Saturday, October 16, 2021


Looking south, 11:00PM on August 31st. SUBMITTED PHOTO

Looking south, 11:00PM on August 31st. SUBMITTED PHOTO


By Mike P. Usher

Periodically the question is asked about how a stargazer can take pictures of the night sky. To get really good pictures, it takes some thousands of dollars and a few hundred hours of practice and study; however, that being said, it’s possible to take fairly decent pictures to share among friends and family without too much trouble. To do so you need two things: a camera capable of making time exposures and a tripod. The quality of the photos depends on the size of the camera lens and sensitivity of the imaging chip.

Point the camera at an interesting area of the sky, open up the lens all the way, and trip the shutter. Start with ten seconds; that should make the planets and the brightest stars visible. You can expose your picture up to about a minute, longer than that and the stars turn into tiny streaks due to the Earth’s rotation. By all means, experiment! Old fashioned film cameras can be used, but you probably would be forced to develop and print your own film as today’s automatic processors would skip over your negatives, thinking they are blanks.

Fomalhaut is a first magnitude star in the constellation Piscis Austrinus, the southern fish, one of the original 48 constellations. In ancient times Aquarius was usually depicted as emptying his water jar into the mouth of the fish. Fomalhaut is called the lonely star as it is the only first magnitude star visible in the sky during early Autumn in northerly latitudes (but not Marco!).

Fomalhaut is a close neighbor of the Sun being only some 25 light years away. Interestingly it has a faint companion star which is easily visible in binoculars. You may wish to wait a couple of days until the too bright Moon is out of the way. Draw an imaginary line from Fomalhaut to the star at the other side of the open mouth of the southern fish. About two thirds of the way along the line there are a pair of stars – Fomalhaut’s companion is the one on the left. (The other star is nearly a thousand light years further away.) It’s an interesting lesson in the brightness range of stars; here we have two stars at virtually identical distances yet Fomalhaut is over a hundred times brighter than its companion.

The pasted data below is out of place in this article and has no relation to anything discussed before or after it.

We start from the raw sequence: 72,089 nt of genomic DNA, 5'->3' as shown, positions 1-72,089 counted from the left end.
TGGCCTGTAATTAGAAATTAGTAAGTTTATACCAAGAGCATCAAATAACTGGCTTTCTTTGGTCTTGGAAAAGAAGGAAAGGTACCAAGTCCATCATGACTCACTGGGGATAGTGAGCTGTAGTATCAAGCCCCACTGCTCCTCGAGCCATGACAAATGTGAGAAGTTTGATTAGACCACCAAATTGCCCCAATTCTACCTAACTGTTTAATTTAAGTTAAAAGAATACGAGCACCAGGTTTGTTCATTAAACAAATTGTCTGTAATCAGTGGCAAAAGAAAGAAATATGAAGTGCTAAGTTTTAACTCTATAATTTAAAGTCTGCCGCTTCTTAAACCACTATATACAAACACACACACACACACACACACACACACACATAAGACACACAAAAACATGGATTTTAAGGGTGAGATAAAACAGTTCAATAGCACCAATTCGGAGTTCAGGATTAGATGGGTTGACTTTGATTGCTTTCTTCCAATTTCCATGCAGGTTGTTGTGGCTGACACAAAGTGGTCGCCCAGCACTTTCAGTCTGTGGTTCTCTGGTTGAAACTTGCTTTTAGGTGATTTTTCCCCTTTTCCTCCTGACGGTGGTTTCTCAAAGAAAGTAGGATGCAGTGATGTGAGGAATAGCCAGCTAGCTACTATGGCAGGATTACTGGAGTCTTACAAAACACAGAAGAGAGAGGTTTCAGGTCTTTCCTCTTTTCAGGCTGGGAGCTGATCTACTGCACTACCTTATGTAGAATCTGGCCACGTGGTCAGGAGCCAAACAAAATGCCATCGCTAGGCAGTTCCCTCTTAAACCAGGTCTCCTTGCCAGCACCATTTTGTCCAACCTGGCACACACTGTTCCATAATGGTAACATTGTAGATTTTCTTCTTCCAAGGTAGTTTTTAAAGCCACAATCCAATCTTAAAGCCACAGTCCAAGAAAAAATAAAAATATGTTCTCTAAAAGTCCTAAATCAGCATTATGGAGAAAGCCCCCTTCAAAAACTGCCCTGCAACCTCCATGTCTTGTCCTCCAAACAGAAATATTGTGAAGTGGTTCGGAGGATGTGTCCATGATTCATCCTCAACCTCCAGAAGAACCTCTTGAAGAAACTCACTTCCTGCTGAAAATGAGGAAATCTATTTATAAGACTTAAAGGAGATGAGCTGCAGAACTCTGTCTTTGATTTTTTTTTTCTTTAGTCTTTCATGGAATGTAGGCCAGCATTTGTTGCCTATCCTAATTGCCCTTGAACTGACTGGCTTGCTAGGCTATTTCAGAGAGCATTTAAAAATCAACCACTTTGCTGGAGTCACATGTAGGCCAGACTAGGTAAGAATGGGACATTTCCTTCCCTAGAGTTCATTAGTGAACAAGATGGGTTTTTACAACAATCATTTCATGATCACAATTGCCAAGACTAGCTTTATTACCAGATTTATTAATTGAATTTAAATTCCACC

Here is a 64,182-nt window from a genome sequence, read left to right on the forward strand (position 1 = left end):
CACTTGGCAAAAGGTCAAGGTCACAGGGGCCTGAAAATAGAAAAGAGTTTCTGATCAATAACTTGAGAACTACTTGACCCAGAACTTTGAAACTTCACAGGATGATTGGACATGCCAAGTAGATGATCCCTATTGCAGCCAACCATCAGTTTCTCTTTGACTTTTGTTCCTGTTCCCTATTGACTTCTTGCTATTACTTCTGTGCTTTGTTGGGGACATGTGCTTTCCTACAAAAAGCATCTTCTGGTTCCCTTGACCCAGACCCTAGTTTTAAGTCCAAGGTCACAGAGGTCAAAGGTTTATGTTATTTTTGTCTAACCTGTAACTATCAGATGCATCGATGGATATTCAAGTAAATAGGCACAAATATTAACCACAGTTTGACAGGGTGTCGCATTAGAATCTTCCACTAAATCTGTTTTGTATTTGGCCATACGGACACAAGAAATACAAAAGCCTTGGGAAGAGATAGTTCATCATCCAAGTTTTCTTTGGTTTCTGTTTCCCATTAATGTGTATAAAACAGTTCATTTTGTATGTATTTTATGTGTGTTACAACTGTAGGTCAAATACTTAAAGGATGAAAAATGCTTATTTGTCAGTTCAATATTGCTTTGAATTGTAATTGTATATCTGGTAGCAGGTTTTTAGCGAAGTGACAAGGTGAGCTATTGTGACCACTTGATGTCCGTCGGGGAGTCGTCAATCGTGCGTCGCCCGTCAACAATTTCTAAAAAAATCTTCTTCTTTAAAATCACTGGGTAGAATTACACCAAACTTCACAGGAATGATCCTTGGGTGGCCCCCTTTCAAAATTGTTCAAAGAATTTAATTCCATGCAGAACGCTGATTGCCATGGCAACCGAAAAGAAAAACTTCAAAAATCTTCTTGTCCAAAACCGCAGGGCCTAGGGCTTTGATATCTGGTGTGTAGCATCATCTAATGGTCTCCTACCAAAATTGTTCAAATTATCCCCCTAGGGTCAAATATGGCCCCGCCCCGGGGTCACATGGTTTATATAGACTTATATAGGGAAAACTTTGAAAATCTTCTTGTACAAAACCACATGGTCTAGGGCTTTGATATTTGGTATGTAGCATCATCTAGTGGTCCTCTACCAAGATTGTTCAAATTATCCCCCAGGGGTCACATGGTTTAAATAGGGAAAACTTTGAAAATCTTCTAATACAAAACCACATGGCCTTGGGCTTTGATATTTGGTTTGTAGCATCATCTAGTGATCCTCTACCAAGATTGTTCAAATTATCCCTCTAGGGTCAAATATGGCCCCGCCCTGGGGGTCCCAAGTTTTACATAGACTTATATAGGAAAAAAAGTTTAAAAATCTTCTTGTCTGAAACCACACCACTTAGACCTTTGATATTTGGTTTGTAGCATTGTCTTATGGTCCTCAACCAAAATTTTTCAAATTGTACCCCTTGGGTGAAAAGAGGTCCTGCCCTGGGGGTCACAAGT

As long as we are looking at this part of the sky, take a look at Grus, the crane; a noticeably brighter constellation than Piscis Austrinus. Grus is a modern constellation; in ancient times its component stars were part of the southern fish. There are no binocular objects worth mentioning in Grus.

See you next time!

Mr. Usher is President of the Everglades Astronomical Society which meets the second Tuesday each month during the summer at 7:00PM in the Books-A-Million, at the Mercato, Naples.

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